The 2009 implementation grantees made great strides in developing partnerships with African American congregationsIn their first year with the Sharing Hope initiative. Through these efforts, they were able to provide the Multicultural Action Center with invaluable evaluation data and feedback that informed revisions made to the Sharing Hope toolkit and supportive materials.
The 2010 revised edition of the Sharing Hope toolkit includes even more detailed information and tools to assist coordinators and presentation facilitators in successfully engaging congregations. Contact us to request the Sharing Hope materials.
NAMI selected eight NAMI state organizations and affiliates to expand and evaluate its Sharing Hope: Understanding Mental Health. Each of the selected sites received a small Sharing Hope implementation grant to cover the costs associated with implementing and providing program evaluative data back to NAMI.
Program updates and information gathered from these grant sites will be shared on this site and through Recovery for All, the e-newsletter of the Multicultural Action Center.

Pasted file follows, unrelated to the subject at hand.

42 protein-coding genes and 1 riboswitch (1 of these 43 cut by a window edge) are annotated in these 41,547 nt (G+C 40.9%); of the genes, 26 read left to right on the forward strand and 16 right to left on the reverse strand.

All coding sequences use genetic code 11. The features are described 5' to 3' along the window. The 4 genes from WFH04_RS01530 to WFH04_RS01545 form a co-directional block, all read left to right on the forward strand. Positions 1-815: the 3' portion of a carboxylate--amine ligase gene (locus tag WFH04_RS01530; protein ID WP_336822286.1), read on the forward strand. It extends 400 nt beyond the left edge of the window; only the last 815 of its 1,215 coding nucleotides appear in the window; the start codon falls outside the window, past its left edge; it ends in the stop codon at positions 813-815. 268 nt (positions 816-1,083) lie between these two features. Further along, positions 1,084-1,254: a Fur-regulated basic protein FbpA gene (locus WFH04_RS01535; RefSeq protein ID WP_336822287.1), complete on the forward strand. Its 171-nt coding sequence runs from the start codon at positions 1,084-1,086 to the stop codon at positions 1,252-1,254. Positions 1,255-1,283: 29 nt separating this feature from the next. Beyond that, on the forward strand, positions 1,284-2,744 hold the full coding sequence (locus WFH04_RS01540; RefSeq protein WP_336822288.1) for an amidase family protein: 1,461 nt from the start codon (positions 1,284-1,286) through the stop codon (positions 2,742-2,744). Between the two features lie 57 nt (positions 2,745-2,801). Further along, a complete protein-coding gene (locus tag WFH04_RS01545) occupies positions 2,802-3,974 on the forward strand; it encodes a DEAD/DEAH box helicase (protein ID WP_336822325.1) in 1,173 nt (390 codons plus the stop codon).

Sharing Hope Featured in NAMI's Advocate Magazine
"One of the best things that we as Galileens have ever done was to bring Sharing Hope to the church. We have overcome slavery, impoverishment, trials, and tribulations. Now it is time for us to come out of the dark ages in dealing with mental illness."
An article entitled, "New NAMI Toolkit Reaches Out to African american Congregations," by Sally Osmer, Executive Director of NAMI Mercer was featured in the Spring 2009 issue of the Advocate. Click here to read the article (note, you must sign in to your NAMI account to do so).